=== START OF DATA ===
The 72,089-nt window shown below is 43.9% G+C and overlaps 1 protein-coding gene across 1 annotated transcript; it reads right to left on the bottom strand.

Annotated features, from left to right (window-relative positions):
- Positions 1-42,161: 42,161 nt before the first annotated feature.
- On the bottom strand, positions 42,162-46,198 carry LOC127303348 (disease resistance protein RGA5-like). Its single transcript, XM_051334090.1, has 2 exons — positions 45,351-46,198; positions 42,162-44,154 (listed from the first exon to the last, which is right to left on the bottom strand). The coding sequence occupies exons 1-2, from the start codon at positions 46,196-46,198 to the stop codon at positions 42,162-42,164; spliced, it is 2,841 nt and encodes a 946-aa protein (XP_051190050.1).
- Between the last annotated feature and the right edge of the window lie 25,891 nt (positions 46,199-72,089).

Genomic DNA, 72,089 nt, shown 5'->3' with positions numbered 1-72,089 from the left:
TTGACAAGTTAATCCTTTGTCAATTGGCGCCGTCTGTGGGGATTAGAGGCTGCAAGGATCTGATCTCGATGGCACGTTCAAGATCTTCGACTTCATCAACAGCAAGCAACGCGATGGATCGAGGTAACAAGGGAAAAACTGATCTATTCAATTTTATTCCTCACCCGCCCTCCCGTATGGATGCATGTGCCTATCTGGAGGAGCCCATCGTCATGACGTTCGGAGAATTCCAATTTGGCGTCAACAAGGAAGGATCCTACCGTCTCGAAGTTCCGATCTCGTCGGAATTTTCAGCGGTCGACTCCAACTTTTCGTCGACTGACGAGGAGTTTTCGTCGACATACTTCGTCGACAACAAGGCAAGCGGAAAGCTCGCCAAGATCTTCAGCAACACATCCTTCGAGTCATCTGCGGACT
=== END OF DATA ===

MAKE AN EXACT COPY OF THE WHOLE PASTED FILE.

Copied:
The 72,089-nt window shown below is 43.9% G+C and overlaps 1 protein-coding gene across 1 annotated transcript; it reads right to left on the bottom strand.

Annotated features, from left to right (window-relative positions):
- Positions 1-42,161: 42,161 nt before the first annotated feature.
- On the bottom strand, positions 42,162-46,198 carry LOC127303348 (disease resistance protein RGA5-like). Its single transcript, XM_051334090.1, has 2 exons — positions 45,351-46,198; positions 42,162-44,154 (listed from the first exon to the last, which is right to left on the bottom strand). The coding sequence occupies exons 1-2, from the start codon at positions 46,196-46,198 to the stop codon at positions 42,162-42,164; spliced, it is 2,841 nt and encodes a 946-aa protein (XP_051190050.1).
- Between the last annotated feature and the right edge of the window lie 25,891 nt (positions 46,199-72,089).

Genomic DNA, 72,089 nt, shown 5'->3' with positions numbered 1-72,089 from the left:
TTGACAAGTTAATCCTTTGTCAATTGGCGCCGTCTGTGGGGATTAGAGGCTGCAAGGATCTGATCTCGATGGCACGTTCAAGATCTTCGACTTCATCAACAGCAAGCAACGCGATGGATCGAGGTAACAAGGGAAAAACTGATCTATTCAATTTTATTCCTCACCCGCCCTCCCGTATGGATGCATGTGCCTATCTGGAGGAGCCCATCGTCATGACGTTCGGAGAATTCCAATTTGGCGTCAACAAGGAAGGATCCTACCGTCTCGAAGTTCCGATCTCGTCGGAATTTTCAGCGGTCGACTCCAACTTTTCGTCGACTGACGAGGAGTTTTCGTCGACATACTTCGTCGACAACAAGGCAAGCGGAAAGCTCGCCAAGATCTTCAGCAACACATCCTTCGAGTCATCTGCGGACT